Tuning your Vehicle

In deep healing work with entheogens, we need to cross many vibrational layers before reaching the core where the most impactful imprints are stored.  These layers of consciousness may be encumbered with toxic stuff — physical, mental or emotional residue from the unresolved business of living.  We experience this as the odd content of ‘tripping.’  Without a clear intent and technical knowledge, it is easy to go no further than our fascination with it.

Its sources are as diverse as the daily frictions we contend with.  There are many ways to prepare that can help us bypass this nonessential material and get more out of our work.  Some are described on other pages.  Here I concentrate on direct interventions on our physical vehicle, the body.

This is actually a vast topic that affects transformational work on many levels.  All the evidence I have gathered from working on my own heavy traumas suggests that the ‘physical’ body is ultimately a creation, just as much as a thought or feeling is.  Concurrently, the ‘spirit’ cannot be convincingly separated from its basic intent to wed itself to and impact the physical universe.  In this resolutely holistic perspective, the phrase ‘working with the body’ should be understood loosely.

The key technique I advocate is the fast.  Fasting has always been both a physical health and a spiritual technology — and I would add a learning technology.  I shall try to outline its many benefits and present some basic practical guidelines.

I am talking here about the so-called water fast, not any of the cleansing and detoxifying diets that often go under that name.  These are very useful in city environments and when one has to handle outer responsibilities like work and family. The complete fast, however, is a more profound experience.  In the context of uncovering the hidden energies of our deepest wounds, this difference is no longer a matter of degree.  Let me explain.

When you stop eating, you still go on living, and in order to provide for the needs of your metabolism, the organism turns inward for sustenance.  It starts breaking down unnecessary tissues and using them as food.  This is called autolysis.  It appears that living organisms have an infallible instinct for getting rid of their most useless parts first, and then in descending order.  Thus tumors, cysts, fibromes, lipomes and other growths, toxins and other deposits that are clogging the system, and then interstitial fat get dissolved.  Intra-cellular detoxification is intensified.  This is the source of the many seemingly miraculous healings associated with fasting.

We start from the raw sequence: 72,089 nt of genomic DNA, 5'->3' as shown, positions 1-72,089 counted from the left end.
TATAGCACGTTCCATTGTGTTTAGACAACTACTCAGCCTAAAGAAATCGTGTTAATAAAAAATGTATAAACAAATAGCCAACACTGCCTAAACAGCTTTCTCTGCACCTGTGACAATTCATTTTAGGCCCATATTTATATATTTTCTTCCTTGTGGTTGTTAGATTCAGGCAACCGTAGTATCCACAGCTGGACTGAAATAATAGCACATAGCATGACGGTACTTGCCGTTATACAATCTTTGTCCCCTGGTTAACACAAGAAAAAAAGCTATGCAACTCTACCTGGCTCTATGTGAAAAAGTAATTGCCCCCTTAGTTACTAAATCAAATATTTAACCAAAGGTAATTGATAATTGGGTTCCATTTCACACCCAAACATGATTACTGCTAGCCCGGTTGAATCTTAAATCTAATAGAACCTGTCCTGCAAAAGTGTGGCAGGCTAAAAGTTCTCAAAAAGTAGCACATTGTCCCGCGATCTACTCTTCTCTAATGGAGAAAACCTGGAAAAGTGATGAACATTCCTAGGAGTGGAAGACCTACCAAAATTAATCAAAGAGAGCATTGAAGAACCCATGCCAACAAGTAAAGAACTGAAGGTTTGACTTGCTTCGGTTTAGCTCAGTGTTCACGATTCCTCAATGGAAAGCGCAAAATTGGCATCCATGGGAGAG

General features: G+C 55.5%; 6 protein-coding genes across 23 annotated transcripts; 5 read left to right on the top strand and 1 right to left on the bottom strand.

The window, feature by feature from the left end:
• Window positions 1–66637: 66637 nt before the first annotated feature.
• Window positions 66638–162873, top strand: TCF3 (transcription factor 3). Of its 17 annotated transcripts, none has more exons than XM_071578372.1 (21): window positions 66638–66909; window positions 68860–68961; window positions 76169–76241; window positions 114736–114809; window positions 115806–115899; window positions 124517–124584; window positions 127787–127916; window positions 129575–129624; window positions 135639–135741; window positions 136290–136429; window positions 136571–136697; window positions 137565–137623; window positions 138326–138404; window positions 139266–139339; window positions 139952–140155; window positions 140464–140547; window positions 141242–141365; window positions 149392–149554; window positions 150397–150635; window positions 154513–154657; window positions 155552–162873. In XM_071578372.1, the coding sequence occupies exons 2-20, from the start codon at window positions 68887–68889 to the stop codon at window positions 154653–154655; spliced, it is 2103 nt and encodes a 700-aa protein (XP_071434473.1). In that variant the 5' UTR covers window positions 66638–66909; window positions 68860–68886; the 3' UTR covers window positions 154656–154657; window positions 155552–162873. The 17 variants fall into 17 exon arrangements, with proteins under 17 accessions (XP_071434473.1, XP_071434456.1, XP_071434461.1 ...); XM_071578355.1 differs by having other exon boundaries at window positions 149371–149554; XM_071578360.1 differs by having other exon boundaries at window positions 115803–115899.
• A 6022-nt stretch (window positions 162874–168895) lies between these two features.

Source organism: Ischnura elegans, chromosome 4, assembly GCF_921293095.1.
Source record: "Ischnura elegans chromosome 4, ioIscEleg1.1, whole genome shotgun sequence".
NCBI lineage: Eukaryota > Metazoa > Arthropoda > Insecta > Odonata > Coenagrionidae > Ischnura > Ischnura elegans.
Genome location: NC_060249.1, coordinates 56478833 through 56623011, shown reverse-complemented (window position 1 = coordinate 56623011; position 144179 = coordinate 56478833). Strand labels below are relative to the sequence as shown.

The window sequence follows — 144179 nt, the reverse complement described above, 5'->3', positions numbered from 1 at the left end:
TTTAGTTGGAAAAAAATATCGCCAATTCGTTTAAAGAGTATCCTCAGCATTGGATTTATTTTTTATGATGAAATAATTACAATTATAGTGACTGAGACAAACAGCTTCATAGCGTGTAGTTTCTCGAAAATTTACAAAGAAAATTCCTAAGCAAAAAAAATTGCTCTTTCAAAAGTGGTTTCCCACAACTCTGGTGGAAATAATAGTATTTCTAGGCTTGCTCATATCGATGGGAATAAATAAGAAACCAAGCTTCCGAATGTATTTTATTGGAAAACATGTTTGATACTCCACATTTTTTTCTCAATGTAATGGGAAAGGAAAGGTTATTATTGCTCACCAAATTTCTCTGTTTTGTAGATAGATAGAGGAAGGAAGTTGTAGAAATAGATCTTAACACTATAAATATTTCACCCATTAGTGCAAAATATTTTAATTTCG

Animals in nature fast when they are ill or injured.  We do not need that motivation, but this inward shift signals an emergency anyway and it triggers an awakening of the deeper layers of the psyche.  This is why fasting has been a treasured resource to meditators in so many cultures.  Even on a one-day fast done in proper conditions (I am coming to that), you are able to go deeper into any form of meditation or introspection.  If you know where you want to go, it facilitates access to the energetic frequencies of deep wounds and heavy imprints.

Furthermore, it acts as a physiological and psychological reset button, canceling habits and patterns, including addictions, and bringing the organism — as well as its manifestation, the mind — back to a sort of baseline that can be a revelation.  In our culture most people never spend a day without eating — usually too much — even when the wisdom of their body is trying to help them through loss of appetite.  So fasting is very much a psychedelic experience in its own right.

Fasting is also a teacher.  It gets us back in touch with a natural knowing that can guide us in our daily living and free us from dependance on outside health authorities.  In the context of extreme healing, I recommend it for two main reasons: as a technique for inner exploration and as preparation for work with entheogens.  In both cases, and regardless of its other benefits, it is extremely effective at clearing away the clutter — physical, mental, emotional, vibrational — of our civilized lives.  It takes us straight to the playing field where real work can be accomplished.